Cats are sleek, mobile and agile — all qualities consumers want in notebook computers. And that's why the products put out by Salt Lake-based PC Notebook Inc. carry feline names.
They have Bobcats and Jaguars and Cougars and Lynxes. But they've traditionally reserved the name Cheetah for the notebook that's the fastest in the world. And they boast that they've had several Cheetahs.
On Wednesday they introduced a new "fast cat," one with up to 2.2 GHz processing, a quick follow-up to the then-record-breaking 2 GHz processor. The Cheetah 4 uses Intel's Pentium 4 CPU.
Don't believe salesmen who tell you a laptop computer can't use a Pentium 4 because it gets too hot, said company founder and president Tayne Hunsaker. The unique magnesium case design makes for a light, workhorse machine that's quiet and physically cool. The fan only comes on when it's needed.
Cheetah 4 weighs a touch over six pounds and is upgradeable to the 2.2 GHz Intel P4, 400 MHz bus speed. The basic Cheetah 4 has a 1.6 GHz processor, and several steps are available in between, for a little extra money. The laptops start at $1,599 and range to $2,599.
Each one comes with a 14.1-inch screen with 32 Bit colors; a built-in 56K modem; a hard drive upgradeable to 80 GB; international A/C charger; five user-programmable keys; enhanced Windows keyboard; a touch pad that actually works without sticking; 3D Sound; and lifetime technical support, firewire and built-in ethernet. It also has the world's fastest video controller, Hunsaker said.
The basic model includes a 10 GB hard drive, 128 MB memory and a CD-ROM. Enhancements can include a DVD or CDRW/DVD combo drive and up to 1 GB SDRAM memory. They all come loaded with your choice of Windows operating systems (the Pro versions are slightly more) and two USB ports. The carrying case and floppy are optional and extra.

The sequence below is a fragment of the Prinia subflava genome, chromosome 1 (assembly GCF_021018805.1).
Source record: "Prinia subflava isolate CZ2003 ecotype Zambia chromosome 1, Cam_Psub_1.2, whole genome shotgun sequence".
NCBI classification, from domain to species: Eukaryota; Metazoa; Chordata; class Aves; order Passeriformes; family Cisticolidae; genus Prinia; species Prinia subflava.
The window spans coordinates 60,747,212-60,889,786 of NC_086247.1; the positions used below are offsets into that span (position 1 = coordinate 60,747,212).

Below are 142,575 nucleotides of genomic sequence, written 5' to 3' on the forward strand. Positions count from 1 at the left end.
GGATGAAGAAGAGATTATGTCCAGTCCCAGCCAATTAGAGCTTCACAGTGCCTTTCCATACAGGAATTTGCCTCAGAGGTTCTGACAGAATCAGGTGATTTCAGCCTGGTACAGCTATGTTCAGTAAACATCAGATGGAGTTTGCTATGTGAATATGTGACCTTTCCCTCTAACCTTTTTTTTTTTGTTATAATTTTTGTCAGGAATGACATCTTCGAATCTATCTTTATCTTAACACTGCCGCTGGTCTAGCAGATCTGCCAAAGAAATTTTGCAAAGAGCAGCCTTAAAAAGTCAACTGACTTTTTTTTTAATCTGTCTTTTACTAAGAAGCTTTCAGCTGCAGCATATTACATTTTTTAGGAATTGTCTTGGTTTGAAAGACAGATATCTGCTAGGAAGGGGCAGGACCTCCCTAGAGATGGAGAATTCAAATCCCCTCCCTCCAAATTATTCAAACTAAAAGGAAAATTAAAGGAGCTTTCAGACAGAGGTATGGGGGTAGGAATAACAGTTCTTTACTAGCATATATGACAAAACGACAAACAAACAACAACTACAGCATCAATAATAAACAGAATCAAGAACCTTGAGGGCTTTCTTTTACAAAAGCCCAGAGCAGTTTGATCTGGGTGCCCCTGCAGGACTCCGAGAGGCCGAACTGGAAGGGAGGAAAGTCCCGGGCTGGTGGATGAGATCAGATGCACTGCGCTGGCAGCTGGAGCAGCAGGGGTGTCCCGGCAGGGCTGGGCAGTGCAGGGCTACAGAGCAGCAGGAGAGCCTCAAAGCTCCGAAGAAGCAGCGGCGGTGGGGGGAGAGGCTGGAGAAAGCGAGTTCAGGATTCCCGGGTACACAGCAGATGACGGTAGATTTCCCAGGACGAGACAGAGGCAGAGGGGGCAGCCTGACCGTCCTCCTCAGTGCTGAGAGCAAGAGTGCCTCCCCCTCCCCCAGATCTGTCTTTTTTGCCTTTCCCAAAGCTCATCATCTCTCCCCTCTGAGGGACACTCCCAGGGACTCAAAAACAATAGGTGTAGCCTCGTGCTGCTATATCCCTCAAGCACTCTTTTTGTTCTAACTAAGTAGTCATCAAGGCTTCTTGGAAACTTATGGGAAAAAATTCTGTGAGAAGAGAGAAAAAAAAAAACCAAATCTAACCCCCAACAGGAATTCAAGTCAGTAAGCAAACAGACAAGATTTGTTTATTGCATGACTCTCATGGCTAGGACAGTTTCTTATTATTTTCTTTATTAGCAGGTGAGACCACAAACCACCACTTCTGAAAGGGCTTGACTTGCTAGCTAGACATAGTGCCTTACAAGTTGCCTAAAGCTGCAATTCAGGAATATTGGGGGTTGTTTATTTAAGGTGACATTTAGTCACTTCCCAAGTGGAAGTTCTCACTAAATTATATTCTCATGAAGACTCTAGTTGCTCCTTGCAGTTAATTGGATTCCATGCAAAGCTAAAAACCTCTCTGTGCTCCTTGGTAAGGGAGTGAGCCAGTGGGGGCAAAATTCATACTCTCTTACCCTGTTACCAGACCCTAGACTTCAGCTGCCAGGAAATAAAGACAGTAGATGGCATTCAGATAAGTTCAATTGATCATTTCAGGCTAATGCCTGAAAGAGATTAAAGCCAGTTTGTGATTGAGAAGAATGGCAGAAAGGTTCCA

When Hunsaker started PC Notebook — which is actually better known nationally and internationally than locally, although there's now a bricks-and-mortar showroom at 515 W. Pickett Circle, #200 in Salt Lake City — he was hoping to find a niche. And he didn't have to look hard. Customer service seemed to be a problem area for laptop computer manufacturers, he said.
"We try to underpromise and oversell," he said. "We don't always make it, but more often than not we do."
What they promise is quite simple: Your PC Notebook laptop computer is upgradeable, which is not common in the industry. The components are manufactured overseas, all of them industry standard and many of them leading brand-name — then the machines are assembled by a fairly small staff (he declines to give exact numbers) in Utah. While the traditional laptop warranty is 90 days technical support and 1 year limited parts and labor, this company offers lifetime technical support, three years labor and one year on parts. Extended 3-year parts warranties also are available.
"The worst thing you can do is underbuy a notebook," said Hunsaker, but that's a less significant problem when it can be updated whenever you want.
The company's "niche" has been noticed, with positive reviews from PC Magazine, Mobile Computing, Windows Magazine and even Dunn & Bradstreet, which rates companies based on customer satisfaction. Laptop Buyers Guide said when it comes to performance, service and upgradeability combined, PC Notebook Inc. is the "only" laptop manufacturer.
Besides the Cheetah 4, the company has a tablet PC called a Cheetah Pad now in production, targeting principally doctors and hospitals. The three-pound tablet, which will sell for around $2,000, has a 12-inch, high-resolution display, a magnesium case, a Transmeta 600 MHz processor (upgradeable to 800), firewire, USB and up to 512 MB random access memory. You can attach a digital camera and even use face-recognition technology, which would allow doctors to prescribe medications but prevent others from using the device to do so, Hunsaker said.
Other items include the Jaguar Pad with a Windows CE operating system, offering the function of a hand-held device like a Palm with the "performance and applications for a notebook," and a "wrist PC."
More information is available online at www.pcnotebook.com.